(Check Under Canvas for luxury safari-inspired camping options with plenty of social distancing starting at under $200 a night near national parks, including Glacier. Zion, the Grand Canyon and Great Smoky Mountain National Parks, where the staff serves up gourmet meals with locally sourced ingredients and can plan adventures (think private jeep tours or fly fishing in Zion National Park) Rigorous antibacterial cleaning in tents, common areas and bathrooms are being conducted multiple times daily, the company says.)
KOA, with more than 500 campgrounds in the country — many of which are more like resorts with pools, playgrounds, kids’ activities and dog parks, as well as the option to stay in an RV, cabin or tent — has also initiated new cleaning and social distancing protocols, O’Rourke said, noting that there typically is 30 feet between campsites.
And just 30 miles from Dallas, there’s The Range Vintage Trailer Resort, brand new featuring six restored Airstreams and vintage trailers to rent on 30 acres along the Ennis Bluebonnet Trail—just 22 sites (you can bring your own Airstream, too ) spread out more than 100 feet apart complete with ponds, walking trails, tree swing and more.
Nearly 40 percent of those surveyed said they would be interested in a “glamping” experience; 29 percent are interested in RVing and roughly a third, a road trip that would include camping. ( The California based travel company KimKim will help you plan and book a custom itinerary based on your family’s interests for a road trip in California, Colorado, New England, Florida and the Southeast; The $250 fee can be applied to an international trip next year. )
With concerns over the safety of communal facilities spiking from COVID-19, the importance of having a private bathroom in a cabin or RV is now very important to campers, the survey noted.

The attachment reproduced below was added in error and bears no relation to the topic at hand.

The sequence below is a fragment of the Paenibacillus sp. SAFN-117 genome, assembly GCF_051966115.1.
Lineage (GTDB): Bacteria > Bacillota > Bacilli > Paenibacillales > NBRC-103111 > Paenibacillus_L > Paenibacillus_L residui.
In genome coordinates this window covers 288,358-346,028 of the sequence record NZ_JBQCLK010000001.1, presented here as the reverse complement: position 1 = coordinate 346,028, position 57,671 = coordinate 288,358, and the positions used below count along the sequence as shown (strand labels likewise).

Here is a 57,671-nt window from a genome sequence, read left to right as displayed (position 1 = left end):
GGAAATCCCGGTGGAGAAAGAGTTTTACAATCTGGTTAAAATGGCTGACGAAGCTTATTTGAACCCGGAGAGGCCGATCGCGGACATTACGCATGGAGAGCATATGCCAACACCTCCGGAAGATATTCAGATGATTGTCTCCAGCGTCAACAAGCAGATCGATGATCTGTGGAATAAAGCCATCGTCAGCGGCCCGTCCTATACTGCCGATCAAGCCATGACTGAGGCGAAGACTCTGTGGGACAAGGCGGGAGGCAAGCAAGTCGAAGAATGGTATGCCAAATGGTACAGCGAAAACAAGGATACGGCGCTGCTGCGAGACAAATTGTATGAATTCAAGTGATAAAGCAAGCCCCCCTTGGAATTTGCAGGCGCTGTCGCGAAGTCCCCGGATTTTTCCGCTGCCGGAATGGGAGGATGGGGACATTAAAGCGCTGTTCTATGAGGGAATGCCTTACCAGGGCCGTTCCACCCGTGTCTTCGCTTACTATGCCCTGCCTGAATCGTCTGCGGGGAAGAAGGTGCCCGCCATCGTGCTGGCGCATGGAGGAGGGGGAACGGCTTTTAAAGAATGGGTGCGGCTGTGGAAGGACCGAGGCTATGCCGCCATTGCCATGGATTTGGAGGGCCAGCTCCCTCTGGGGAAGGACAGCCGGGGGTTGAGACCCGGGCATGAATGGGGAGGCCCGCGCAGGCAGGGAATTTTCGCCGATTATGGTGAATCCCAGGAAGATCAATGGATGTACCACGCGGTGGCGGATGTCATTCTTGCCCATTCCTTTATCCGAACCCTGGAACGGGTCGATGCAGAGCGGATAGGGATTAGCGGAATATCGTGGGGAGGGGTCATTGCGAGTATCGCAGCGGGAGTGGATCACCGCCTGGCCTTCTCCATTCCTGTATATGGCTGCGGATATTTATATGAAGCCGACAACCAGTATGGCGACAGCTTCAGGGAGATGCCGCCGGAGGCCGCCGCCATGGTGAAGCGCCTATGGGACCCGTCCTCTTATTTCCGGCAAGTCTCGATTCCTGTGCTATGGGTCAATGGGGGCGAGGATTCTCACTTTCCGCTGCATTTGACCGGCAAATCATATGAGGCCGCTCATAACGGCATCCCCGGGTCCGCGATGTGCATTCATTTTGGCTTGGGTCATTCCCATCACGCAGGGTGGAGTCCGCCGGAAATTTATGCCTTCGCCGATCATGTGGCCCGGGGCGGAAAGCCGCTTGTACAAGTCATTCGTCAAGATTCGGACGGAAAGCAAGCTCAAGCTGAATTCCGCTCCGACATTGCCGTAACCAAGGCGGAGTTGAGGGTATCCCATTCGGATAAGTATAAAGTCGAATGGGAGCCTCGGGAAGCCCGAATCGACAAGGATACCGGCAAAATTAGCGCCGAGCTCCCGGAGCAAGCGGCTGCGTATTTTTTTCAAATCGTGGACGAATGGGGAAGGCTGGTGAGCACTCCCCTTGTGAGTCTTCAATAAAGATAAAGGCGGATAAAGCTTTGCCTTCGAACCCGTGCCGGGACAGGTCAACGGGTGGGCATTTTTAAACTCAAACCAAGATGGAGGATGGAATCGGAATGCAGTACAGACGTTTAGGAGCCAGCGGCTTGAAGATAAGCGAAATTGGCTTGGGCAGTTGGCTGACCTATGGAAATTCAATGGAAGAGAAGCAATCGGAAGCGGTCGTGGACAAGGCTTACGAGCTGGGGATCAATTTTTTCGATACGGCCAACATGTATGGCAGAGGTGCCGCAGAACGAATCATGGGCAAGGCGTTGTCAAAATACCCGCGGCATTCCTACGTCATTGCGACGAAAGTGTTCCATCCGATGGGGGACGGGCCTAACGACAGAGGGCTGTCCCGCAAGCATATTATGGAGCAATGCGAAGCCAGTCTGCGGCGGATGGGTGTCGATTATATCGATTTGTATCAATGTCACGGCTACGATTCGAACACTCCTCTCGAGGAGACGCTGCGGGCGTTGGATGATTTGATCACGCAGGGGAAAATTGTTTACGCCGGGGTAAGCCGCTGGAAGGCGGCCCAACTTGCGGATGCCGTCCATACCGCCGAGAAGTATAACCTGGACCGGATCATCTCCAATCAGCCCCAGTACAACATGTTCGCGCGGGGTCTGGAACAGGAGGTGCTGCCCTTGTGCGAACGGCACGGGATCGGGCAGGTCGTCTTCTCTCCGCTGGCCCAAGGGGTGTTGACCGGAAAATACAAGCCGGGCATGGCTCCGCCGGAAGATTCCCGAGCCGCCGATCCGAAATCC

There are other options too this summer to enjoy an affordable outdoor experience.
White Water Raft Trips certainly are a way to get to remote wilderness areas without backpacking all of your gear with companies like OARS and Western River Expeditions, who are initiating new health screenings and guidelines. Some trips are even appropriate for kindergartners, like Western River’s trip through Desolation Canyon on the Green River in Utah or OARS Family Adventures, including a three-day trip on the Lower Klamath River in California.
Another place to social distance is Houseboating on Lake Powell with nearly 2,000 miles of shoreline and 96 major side canyons. can provide the ultimate social distancing for a family on a budget. Pricing (for peak seasons) starts at $2,019 (five days).
I’ve spent a good part of our shelter-in-place writing the Kid’s Guide to Camping, the latest in my Kid’s Guide series, hearing from kids about why they like camping so much. For one thing, they prefer not having to eat at restaurants, and they have a chance to see wildlife.
“It’s like being on a safari but in the woods,” said Bert, 11, who is from Maine.
For another, they always make new friends from around the world, suggested Stella, 10, and from Colorado.
“It’s always fun to sit around a fire telling jokes and stories while making s’mores.” Added Julia, 10, who lives in upstate New York.
And what could be better after months stuck inside? Just remember plenty of marshmallows, O’Rourke said.
See you around the fire pit — six feet away, of course.